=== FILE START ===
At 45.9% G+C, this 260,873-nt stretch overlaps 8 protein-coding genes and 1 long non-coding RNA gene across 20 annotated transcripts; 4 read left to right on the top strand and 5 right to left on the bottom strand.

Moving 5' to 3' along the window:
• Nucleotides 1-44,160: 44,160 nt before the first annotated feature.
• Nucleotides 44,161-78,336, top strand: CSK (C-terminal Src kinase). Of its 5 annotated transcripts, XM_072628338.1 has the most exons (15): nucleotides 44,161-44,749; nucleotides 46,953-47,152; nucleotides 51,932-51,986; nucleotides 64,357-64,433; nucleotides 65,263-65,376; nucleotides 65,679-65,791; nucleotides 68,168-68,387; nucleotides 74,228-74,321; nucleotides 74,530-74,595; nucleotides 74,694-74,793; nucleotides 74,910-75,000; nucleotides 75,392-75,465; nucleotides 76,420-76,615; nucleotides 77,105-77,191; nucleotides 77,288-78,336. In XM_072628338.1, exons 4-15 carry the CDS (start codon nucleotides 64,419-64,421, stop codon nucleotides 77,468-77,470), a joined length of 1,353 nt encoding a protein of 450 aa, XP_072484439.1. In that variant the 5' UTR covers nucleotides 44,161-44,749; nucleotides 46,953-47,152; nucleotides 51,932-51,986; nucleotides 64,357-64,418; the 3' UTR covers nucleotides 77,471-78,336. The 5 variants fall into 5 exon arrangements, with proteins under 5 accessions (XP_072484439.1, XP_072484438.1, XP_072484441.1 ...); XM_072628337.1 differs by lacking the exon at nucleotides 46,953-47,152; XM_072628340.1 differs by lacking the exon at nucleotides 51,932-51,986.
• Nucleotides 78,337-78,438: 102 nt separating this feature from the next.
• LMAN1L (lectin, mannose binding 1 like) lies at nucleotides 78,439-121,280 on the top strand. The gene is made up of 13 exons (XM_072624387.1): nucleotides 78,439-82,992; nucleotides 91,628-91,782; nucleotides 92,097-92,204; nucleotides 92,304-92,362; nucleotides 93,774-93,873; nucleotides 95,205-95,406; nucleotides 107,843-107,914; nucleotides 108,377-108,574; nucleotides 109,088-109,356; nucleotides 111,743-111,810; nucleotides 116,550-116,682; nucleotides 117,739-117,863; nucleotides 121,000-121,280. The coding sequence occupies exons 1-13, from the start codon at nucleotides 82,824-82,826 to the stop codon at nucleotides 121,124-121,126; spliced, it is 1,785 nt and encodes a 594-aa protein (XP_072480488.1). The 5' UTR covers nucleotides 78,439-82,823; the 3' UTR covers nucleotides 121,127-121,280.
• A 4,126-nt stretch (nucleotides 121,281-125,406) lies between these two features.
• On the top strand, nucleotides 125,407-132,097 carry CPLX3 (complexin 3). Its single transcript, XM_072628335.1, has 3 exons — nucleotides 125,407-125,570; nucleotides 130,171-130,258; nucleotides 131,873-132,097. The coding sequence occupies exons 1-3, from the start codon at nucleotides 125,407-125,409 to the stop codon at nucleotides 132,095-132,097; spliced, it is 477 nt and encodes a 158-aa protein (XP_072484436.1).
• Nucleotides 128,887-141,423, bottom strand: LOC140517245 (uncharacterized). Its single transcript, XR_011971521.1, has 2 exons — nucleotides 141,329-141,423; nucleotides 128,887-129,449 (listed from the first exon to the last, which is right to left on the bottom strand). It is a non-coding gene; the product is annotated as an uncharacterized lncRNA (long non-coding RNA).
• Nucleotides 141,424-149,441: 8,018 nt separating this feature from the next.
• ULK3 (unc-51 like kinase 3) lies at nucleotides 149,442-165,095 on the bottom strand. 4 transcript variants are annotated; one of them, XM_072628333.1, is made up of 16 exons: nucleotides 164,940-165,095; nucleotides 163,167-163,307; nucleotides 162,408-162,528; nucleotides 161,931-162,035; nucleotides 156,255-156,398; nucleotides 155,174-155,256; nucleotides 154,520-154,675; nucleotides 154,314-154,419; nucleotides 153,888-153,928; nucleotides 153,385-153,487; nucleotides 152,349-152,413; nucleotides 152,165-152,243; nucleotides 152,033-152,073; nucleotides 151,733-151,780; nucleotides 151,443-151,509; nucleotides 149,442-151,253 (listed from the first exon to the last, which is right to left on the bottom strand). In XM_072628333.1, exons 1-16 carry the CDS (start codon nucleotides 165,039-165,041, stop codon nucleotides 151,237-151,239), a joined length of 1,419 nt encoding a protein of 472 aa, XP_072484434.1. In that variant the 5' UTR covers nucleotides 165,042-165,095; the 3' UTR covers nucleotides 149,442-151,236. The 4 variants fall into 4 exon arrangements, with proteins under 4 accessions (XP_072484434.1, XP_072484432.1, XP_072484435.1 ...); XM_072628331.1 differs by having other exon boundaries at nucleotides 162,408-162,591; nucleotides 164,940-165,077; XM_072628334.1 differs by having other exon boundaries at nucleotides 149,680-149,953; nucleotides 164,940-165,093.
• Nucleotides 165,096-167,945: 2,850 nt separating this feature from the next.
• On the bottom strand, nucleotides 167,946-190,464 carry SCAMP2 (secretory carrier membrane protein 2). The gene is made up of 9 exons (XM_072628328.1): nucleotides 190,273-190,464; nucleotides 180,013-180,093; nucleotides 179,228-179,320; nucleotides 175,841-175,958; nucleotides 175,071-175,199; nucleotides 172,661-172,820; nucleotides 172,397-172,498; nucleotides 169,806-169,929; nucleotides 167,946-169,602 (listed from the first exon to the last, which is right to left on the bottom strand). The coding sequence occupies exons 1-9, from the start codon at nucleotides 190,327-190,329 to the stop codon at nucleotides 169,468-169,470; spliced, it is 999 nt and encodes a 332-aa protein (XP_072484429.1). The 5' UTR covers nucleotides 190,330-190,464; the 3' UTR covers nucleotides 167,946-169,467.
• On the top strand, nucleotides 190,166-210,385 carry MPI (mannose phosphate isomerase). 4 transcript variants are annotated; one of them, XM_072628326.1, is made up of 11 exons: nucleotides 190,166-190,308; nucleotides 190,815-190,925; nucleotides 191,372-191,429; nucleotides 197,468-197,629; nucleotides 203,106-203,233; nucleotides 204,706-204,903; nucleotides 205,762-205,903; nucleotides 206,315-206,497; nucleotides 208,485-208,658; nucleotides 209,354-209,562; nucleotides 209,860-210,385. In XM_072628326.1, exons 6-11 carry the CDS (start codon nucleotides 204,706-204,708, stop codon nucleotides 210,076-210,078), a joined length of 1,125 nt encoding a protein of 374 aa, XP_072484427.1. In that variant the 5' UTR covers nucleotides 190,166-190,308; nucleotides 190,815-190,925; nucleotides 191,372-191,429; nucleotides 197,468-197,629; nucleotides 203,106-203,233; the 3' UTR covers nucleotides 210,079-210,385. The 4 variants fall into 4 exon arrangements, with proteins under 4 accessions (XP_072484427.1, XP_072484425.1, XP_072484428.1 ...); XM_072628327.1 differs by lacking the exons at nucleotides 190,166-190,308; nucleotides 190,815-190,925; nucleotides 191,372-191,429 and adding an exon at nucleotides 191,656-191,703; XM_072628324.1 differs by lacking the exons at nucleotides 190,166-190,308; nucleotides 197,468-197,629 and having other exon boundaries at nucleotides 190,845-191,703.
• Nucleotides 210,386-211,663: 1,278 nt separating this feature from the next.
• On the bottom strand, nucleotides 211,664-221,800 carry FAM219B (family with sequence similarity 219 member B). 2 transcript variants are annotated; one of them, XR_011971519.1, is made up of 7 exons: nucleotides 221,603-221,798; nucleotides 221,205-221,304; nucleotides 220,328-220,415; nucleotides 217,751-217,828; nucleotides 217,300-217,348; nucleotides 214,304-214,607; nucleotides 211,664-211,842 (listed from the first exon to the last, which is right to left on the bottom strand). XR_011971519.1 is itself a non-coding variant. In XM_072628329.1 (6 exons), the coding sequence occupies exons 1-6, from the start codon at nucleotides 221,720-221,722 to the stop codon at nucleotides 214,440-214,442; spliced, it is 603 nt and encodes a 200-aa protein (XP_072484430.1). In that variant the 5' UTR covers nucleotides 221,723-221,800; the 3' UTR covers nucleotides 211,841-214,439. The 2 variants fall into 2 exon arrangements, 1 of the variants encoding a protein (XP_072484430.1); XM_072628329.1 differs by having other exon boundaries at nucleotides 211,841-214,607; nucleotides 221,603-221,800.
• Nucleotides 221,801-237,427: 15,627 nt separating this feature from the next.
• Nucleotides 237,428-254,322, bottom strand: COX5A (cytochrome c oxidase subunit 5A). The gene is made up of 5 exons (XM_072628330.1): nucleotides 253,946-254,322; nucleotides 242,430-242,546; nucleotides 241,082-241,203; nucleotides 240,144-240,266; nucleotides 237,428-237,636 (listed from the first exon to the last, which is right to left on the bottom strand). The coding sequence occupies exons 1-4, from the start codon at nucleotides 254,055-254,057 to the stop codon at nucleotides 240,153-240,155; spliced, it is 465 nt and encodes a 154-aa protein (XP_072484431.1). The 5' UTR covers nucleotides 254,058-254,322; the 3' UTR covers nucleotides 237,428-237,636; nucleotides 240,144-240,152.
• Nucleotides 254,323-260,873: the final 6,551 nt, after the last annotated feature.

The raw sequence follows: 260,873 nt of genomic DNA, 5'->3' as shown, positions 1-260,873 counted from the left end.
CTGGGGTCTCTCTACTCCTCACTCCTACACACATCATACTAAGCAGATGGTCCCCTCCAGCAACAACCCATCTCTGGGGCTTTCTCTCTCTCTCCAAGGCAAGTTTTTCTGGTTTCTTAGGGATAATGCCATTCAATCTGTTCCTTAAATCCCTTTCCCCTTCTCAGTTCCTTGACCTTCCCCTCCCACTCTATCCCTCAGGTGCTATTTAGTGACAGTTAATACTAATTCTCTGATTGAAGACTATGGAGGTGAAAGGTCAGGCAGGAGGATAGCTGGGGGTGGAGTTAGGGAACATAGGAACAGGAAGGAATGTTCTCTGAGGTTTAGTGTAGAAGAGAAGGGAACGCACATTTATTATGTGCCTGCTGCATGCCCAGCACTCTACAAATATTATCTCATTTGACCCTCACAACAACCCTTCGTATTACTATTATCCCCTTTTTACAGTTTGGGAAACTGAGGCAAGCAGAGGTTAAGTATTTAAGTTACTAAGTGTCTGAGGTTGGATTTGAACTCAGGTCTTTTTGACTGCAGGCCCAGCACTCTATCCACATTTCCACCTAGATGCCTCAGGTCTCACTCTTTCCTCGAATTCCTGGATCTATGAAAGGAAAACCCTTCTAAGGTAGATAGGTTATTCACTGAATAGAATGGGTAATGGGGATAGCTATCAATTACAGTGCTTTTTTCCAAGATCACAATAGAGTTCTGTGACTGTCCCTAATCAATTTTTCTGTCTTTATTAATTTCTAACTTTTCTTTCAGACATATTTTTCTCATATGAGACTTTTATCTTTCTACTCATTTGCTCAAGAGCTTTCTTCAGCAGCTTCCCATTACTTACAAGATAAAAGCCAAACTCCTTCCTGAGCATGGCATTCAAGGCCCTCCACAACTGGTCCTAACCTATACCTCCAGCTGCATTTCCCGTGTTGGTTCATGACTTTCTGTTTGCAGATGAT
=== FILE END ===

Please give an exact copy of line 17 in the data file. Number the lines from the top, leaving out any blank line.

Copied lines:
• Nucleotides 221,801-237,427: 15,627 nt separating this feature from the next.